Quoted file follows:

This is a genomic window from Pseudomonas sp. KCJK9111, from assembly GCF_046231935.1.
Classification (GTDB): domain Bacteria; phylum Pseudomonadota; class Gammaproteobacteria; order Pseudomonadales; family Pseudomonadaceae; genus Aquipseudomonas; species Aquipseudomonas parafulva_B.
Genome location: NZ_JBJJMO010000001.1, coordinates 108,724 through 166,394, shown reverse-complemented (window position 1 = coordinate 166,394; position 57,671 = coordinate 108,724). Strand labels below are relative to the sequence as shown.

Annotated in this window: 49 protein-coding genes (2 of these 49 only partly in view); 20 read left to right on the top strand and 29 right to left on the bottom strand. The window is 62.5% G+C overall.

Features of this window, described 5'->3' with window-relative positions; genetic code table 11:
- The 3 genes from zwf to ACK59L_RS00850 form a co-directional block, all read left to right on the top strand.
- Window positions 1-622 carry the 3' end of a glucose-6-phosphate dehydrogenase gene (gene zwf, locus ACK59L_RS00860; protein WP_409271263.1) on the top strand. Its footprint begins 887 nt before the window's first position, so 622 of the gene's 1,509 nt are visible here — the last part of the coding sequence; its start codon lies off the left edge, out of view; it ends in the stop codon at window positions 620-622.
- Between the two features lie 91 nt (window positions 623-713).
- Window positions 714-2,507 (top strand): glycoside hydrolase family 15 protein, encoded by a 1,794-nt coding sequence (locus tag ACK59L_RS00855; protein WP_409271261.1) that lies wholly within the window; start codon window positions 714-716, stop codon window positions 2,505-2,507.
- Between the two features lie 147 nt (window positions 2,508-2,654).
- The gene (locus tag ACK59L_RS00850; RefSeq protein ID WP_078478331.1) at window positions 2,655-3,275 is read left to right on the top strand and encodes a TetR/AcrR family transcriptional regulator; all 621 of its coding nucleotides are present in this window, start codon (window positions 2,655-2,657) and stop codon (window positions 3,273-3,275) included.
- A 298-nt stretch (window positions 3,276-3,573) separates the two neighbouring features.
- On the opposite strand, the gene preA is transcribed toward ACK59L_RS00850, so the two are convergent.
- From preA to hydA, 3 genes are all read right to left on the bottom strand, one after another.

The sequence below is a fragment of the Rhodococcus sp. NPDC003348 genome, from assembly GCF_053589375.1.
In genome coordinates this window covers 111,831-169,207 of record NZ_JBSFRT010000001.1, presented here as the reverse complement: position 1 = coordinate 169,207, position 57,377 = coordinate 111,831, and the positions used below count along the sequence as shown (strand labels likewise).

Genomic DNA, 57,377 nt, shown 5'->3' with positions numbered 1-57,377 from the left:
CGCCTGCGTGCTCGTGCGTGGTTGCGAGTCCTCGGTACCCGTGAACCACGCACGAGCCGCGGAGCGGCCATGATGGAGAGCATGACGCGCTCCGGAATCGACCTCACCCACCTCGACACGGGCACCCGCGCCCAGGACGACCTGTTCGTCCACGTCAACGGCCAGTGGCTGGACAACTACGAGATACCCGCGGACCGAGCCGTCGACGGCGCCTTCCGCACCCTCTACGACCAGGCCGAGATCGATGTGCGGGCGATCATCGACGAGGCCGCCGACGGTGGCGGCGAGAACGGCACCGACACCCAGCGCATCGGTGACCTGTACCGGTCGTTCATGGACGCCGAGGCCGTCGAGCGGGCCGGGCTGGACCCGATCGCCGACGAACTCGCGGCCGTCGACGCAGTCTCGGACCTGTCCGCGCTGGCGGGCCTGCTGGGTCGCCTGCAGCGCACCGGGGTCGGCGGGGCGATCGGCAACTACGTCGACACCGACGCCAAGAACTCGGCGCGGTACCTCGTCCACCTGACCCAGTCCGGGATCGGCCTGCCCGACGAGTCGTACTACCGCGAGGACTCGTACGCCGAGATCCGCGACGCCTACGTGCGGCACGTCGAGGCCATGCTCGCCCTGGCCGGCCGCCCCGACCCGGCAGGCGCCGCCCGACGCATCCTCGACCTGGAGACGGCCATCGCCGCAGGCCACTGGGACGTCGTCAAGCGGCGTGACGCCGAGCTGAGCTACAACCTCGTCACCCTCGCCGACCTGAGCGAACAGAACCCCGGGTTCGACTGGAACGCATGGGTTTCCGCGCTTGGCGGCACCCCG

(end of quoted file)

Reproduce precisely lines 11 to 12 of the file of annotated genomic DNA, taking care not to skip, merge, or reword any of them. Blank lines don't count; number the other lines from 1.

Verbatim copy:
- The gene (locus tag ACK59L_RS00850; RefSeq protein ID WP_078478331.1) at window positions 2,655-3,275 is read left to right on the top strand and encodes a TetR/AcrR family transcriptional regulator; all 621 of its coding nucleotides are present in this window, start codon (window positions 2,655-2,657) and stop codon (window positions 3,273-3,275) included.
- A 298-nt stretch (window positions 3,276-3,573) separates the two neighbouring features.